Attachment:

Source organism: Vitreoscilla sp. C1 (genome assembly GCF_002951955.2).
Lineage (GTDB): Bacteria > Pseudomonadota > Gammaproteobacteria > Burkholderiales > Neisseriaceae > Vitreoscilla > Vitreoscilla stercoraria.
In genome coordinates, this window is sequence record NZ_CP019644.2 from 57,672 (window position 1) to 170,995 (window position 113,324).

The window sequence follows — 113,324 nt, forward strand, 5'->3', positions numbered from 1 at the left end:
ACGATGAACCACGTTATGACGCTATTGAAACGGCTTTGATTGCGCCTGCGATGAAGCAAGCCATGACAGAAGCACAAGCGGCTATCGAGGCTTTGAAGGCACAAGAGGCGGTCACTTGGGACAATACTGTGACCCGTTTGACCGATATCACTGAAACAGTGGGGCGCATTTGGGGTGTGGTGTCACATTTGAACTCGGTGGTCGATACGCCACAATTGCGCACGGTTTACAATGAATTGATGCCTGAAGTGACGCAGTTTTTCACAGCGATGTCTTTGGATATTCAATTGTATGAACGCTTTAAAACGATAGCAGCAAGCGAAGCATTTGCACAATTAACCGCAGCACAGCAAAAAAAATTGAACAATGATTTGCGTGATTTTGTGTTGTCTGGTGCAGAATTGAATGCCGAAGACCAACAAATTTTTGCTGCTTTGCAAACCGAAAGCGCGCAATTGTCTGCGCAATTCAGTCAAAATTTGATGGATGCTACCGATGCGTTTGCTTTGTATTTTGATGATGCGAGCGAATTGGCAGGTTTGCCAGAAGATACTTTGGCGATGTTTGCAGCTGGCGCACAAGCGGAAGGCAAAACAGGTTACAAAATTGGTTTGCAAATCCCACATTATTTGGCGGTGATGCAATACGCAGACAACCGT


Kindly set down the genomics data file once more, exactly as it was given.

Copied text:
Source organism: Vitreoscilla sp. C1 (genome assembly GCF_002951955.2).
Lineage (GTDB): Bacteria > Pseudomonadota > Gammaproteobacteria > Burkholderiales > Neisseriaceae > Vitreoscilla > Vitreoscilla stercoraria.
In genome coordinates, this window is sequence record NZ_CP019644.2 from 57,672 (window position 1) to 170,995 (window position 113,324).

The window sequence follows — 113,324 nt, forward strand, 5'->3', positions numbered from 1 at the left end:
ACGATGAACCACGTTATGACGCTATTGAAACGGCTTTGATTGCGCCTGCGATGAAGCAAGCCATGACAGAAGCACAAGCGGCTATCGAGGCTTTGAAGGCACAAGAGGCGGTCACTTGGGACAATACTGTGACCCGTTTGACCGATATCACTGAAACAGTGGGGCGCATTTGGGGTGTGGTGTCACATTTGAACTCGGTGGTCGATACGCCACAATTGCGCACGGTTTACAATGAATTGATGCCTGAAGTGACGCAGTTTTTCACAGCGATGTCTTTGGATATTCAATTGTATGAACGCTTTAAAACGATAGCAGCAAGCGAAGCATTTGCACAATTAACCGCAGCACAGCAAAAAAAATTGAACAATGATTTGCGTGATTTTGTGTTGTCTGGTGCAGAATTGAATGCCGAAGACCAACAAATTTTTGCTGCTTTGCAAACCGAAAGCGCGCAATTGTCTGCGCAATTCAGTCAAAATTTGATGGATGCTACCGATGCGTTTGCTTTGTATTTTGATGATGCGAGCGAATTGGCAGGTTTGCCAGAAGATACTTTGGCGATGTTTGCAGCTGGCGCACAAGCGGAAGGCAAAACAGGTTACAAAATTGGTTTGCAAATCCCACATTATTTGGCGGTGATGCAATACGCAGACAACCGT